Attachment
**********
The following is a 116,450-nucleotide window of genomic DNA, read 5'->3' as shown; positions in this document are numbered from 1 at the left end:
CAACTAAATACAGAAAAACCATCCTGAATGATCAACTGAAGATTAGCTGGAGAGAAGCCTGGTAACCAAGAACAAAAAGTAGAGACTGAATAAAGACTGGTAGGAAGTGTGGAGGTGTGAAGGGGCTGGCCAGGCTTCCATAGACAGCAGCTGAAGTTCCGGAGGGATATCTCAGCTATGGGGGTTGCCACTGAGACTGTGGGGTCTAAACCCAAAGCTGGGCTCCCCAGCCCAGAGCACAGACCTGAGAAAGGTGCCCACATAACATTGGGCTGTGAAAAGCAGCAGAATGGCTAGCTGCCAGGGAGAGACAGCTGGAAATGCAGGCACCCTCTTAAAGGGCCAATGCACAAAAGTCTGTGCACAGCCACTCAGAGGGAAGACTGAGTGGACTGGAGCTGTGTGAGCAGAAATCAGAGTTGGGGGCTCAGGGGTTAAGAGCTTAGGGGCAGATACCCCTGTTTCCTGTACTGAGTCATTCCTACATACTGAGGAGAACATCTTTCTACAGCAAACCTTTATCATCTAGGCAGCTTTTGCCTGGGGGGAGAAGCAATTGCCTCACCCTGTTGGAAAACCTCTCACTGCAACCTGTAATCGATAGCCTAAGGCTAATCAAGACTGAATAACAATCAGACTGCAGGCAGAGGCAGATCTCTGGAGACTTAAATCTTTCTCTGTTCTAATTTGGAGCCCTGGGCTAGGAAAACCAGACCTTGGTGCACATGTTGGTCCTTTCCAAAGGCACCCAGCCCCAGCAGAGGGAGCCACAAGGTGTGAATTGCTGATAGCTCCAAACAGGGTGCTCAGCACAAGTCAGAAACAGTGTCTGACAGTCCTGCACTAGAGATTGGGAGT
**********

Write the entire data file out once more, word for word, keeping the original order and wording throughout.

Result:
The following is a 116,450-nucleotide window of genomic DNA, read 5'->3' as shown; positions in this document are numbered from 1 at the left end:
CAACTAAATACAGAAAAACCATCCTGAATGATCAACTGAAGATTAGCTGGAGAGAAGCCTGGTAACCAAGAACAAAAAGTAGAGACTGAATAAAGACTGGTAGGAAGTGTGGAGGTGTGAAGGGGCTGGCCAGGCTTCCATAGACAGCAGCTGAAGTTCCGGAGGGATATCTCAGCTATGGGGGTTGCCACTGAGACTGTGGGGTCTAAACCCAAAGCTGGGCTCCCCAGCCCAGAGCACAGACCTGAGAAAGGTGCCCACATAACATTGGGCTGTGAAAAGCAGCAGAATGGCTAGCTGCCAGGGAGAGACAGCTGGAAATGCAGGCACCCTCTTAAAGGGCCAATGCACAAAAGTCTGTGCACAGCCACTCAGAGGGAAGACTGAGTGGACTGGAGCTGTGTGAGCAGAAATCAGAGTTGGGGGCTCAGGGGTTAAGAGCTTAGGGGCAGATACCCCTGTTTCCTGTACTGAGTCATTCCTACATACTGAGGAGAACATCTTTCTACAGCAAACCTTTATCATCTAGGCAGCTTTTGCCTGGGGGGAGAAGCAATTGCCTCACCCTGTTGGAAAACCTCTCACTGCAACCTGTAATCGATAGCCTAAGGCTAATCAAGACTGAATAACAATCAGACTGCAGGCAGAGGCAGATCTCTGGAGACTTAAATCTTTCTCTGTTCTAATTTGGAGCCCTGGGCTAGGAAAACCAGACCTTGGTGCACATGTTGGTCCTTTCCAAAGGCACCCAGCCCCAGCAGAGGGAGCCACAAGGTGTGAATTGCTGATAGCTCCAAACAGGGTGCTCAGCACAAGTCAGAAACAGTGTCTGACAGTCCTGCACTAGAGATTGGGAGT